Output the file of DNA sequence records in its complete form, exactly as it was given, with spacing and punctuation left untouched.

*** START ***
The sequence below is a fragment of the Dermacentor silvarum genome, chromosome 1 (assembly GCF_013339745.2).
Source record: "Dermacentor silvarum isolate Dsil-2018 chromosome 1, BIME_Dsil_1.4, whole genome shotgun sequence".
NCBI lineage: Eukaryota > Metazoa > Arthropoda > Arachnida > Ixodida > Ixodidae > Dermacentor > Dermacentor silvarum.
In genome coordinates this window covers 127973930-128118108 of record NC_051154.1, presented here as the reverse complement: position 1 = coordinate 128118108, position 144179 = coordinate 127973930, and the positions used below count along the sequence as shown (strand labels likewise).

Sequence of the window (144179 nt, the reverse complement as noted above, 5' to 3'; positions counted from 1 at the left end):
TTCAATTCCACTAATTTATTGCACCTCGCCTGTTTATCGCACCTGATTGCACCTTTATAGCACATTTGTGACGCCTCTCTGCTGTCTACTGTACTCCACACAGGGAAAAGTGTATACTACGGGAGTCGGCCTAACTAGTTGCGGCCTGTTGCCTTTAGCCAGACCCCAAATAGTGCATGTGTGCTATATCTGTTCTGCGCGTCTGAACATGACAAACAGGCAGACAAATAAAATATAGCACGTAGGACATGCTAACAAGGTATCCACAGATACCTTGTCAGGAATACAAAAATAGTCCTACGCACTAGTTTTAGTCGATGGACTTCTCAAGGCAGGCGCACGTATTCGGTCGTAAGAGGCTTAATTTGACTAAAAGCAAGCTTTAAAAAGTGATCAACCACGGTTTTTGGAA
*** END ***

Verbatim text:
The sequence below is a fragment of the Dermacentor silvarum genome, chromosome 1 (assembly GCF_013339745.2).
Source record: "Dermacentor silvarum isolate Dsil-2018 chromosome 1, BIME_Dsil_1.4, whole genome shotgun sequence".
NCBI lineage: Eukaryota > Metazoa > Arthropoda > Arachnida > Ixodida > Ixodidae > Dermacentor > Dermacentor silvarum.
In genome coordinates this window covers 127973930-128118108 of record NC_051154.1, presented here as the reverse complement: position 1 = coordinate 128118108, position 144179 = coordinate 127973930, and the positions used below count along the sequence as shown (strand labels likewise).

Sequence of the window (144179 nt, the reverse complement as noted above, 5' to 3'; positions counted from 1 at the left end):
TTCAATTCCACTAATTTATTGCACCTCGCCTGTTTATCGCACCTGATTGCACCTTTATAGCACATTTGTGACGCCTCTCTGCTGTCTACTGTACTCCACACAGGGAAAAGTGTATACTACGGGAGTCGGCCTAACTAGTTGCGGCCTGTTGCCTTTAGCCAGACCCCAAATAGTGCATGTGTGCTATATCTGTTCTGCGCGTCTGAACATGACAAACAGGCAGACAAATAAAATATAGCACGTAGGACATGCTAACAAGGTATCCACAGATACCTTGTCAGGAATACAAAAATAGTCCTACGCACTAGTTTTAGTCGATGGACTTCTCAAGGCAGGCGCACGTATTCGGTCGTAAGAGGCTTAATTTGACTAAAAGCAAGCTTTAAAAAGTGATCAACCACGGTTTTTGGAA